What is Down syndrome?
- Down syndrome is caused by an extra copy of Chromosome 21
- Down syndrome can affect a child’s learning ability, their physical development and can come with a range of developmental challenges
- People with Down syndrome can experience a wide range of health issues
- 1 in every 546 births
- Approximately 7,000 people with Down syndrome living in Ireland
- People with Down syndrome vary in abilities, like all people
For more in depth information about Chromosome 21 and types of Down syndrome please click here
- Children with Down syndrome have lots of potential, they are strong visual learners and have great social skills and like to have fun like all kids
- But they can face a number of significant challenges and need that extra bit of help to reach their developmental milestones
- Some common challenges include low muscle tone which can affect physical development such as crawling, walking and playing sports
- Low muscle tone can also affect everyday skills such as feeding and dressing independently
- Many children with Down syndrome also experience hearing difficulties which can affect communication, expressive language and speech clarity
- Down syndrome affects a child’s learning ability and can make it harder for them to concentrate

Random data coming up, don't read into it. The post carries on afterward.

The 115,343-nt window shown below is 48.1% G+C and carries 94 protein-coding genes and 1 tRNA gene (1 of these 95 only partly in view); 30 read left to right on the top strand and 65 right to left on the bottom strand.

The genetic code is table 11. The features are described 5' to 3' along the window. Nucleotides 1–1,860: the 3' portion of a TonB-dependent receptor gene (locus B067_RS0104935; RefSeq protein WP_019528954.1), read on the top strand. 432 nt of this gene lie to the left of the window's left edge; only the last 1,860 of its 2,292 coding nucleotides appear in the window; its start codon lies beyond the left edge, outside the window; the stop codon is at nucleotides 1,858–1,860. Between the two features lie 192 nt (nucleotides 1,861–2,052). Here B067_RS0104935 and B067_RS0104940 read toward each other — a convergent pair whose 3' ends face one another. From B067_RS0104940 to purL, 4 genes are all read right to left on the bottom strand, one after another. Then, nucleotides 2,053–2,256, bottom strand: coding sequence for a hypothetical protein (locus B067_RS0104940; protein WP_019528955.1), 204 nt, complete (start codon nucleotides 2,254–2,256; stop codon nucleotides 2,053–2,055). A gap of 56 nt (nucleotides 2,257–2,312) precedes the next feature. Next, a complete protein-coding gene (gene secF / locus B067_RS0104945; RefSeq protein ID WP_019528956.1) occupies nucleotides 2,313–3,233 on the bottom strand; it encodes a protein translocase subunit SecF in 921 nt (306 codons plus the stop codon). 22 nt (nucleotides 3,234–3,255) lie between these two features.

- Early Intervention Services are vital to giving a child with Down syndrome the right supports to learn, develop, flourish and overcome these challenges
Important things to know
The most important thing to note is that Down syndrome is just a part of someone. It does not define them. People with Down syndrome are people first and foremost and deserve the same respect and treatment that you would give any other person.
The preferred language to use when referring to someone with Down syndrome is “a person with Down syndrome” rather than “a Down syndrome person”.
Down syndrome is not a sickness or a disease, it is a genetic disorder or chromosomal anomaly that occurs at the time of conception.
Every person with Down syndrome is unique with their own talents, abilities, thoughts and interests and like everybody else they have their own strengths and weaknesses.
Children with Down syndrome can contribute greatly to their families and wider communities provided they are given the right supports, services and opportunities to enable them to reach their full potential.